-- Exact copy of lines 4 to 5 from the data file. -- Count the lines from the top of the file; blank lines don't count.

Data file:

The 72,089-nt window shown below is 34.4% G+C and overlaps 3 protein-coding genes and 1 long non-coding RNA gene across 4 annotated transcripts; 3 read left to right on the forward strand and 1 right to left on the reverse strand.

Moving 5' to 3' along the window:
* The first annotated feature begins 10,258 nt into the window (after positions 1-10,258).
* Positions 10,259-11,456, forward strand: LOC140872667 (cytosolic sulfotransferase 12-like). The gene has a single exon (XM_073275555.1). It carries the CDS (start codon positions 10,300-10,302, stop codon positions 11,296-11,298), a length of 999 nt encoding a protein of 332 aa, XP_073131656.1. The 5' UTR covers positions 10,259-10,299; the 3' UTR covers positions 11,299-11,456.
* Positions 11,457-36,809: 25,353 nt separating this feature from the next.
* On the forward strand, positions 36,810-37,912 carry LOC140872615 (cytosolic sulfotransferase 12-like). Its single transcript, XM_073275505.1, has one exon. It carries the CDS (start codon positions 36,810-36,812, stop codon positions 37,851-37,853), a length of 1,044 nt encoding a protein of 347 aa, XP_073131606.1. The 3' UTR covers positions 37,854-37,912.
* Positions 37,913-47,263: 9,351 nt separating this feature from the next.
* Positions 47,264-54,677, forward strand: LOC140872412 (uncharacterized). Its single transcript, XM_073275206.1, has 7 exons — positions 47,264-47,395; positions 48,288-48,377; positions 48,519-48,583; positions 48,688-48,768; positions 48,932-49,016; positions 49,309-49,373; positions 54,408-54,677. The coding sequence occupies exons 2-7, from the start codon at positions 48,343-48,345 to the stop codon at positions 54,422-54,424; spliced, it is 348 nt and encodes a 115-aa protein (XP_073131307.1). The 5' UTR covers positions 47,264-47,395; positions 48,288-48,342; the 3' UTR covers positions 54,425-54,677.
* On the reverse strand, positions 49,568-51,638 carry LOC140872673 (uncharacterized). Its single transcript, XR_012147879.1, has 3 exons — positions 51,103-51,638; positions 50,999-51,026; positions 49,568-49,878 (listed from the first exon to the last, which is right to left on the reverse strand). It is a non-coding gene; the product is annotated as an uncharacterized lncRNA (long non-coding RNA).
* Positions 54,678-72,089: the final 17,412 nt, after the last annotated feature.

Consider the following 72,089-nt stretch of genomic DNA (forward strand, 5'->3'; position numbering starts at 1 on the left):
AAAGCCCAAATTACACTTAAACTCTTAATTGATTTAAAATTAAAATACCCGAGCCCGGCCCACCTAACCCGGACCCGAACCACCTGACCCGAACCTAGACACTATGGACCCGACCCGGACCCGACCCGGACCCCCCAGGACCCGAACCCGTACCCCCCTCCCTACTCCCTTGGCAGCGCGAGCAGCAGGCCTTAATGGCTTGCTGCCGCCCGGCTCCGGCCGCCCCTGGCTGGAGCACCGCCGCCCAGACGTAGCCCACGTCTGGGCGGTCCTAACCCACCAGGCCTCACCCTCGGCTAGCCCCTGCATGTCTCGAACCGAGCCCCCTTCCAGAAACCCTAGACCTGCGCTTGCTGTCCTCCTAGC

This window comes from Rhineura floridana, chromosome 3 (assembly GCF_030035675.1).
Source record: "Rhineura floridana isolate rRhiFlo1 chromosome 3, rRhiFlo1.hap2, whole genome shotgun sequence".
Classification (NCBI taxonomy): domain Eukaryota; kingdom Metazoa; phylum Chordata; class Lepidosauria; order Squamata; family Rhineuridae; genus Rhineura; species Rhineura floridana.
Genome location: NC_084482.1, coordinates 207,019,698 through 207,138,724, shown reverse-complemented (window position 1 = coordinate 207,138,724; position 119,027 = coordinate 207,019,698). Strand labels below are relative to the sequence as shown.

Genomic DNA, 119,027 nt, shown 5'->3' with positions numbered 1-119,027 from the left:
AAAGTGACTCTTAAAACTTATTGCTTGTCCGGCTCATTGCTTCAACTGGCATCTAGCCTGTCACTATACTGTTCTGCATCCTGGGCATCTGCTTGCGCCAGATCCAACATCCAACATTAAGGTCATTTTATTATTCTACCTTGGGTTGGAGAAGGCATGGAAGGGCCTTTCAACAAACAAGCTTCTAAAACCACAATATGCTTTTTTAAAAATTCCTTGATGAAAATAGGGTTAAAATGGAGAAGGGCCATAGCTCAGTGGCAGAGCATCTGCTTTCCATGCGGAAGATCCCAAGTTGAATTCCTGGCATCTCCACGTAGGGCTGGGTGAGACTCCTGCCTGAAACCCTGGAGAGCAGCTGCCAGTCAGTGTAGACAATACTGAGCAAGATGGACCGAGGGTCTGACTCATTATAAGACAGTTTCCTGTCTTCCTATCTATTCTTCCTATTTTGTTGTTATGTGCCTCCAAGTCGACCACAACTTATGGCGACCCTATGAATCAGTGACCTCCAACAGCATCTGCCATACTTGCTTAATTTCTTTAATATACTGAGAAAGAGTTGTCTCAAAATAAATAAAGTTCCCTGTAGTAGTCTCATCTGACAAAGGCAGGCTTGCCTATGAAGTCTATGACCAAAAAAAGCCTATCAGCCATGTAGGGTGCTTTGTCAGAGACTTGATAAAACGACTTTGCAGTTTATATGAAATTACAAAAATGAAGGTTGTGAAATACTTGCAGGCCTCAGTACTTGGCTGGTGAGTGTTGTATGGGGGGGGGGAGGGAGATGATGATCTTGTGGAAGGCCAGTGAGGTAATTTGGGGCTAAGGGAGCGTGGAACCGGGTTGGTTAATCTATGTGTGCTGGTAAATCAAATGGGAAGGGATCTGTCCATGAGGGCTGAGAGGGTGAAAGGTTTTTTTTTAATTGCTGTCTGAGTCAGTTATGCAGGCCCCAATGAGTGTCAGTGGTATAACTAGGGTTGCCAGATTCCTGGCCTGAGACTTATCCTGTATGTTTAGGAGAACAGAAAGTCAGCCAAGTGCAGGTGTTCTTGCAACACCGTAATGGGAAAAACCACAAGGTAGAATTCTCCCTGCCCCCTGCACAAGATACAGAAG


* Positions 10,259-11,456, forward strand: LOC140872667 (cytosolic sulfotransferase 12-like). The gene has a single exon (XM_073275555.1). It carries the CDS (start codon positions 10,300-10,302, stop codon positions 11,296-11,298), a length of 999 nt encoding a protein of 332 aa, XP_073131656.1. The 5' UTR covers positions 10,259-10,299; the 3' UTR covers positions 11,299-11,456.
* Positions 11,457-36,809: 25,353 nt separating this feature from the next.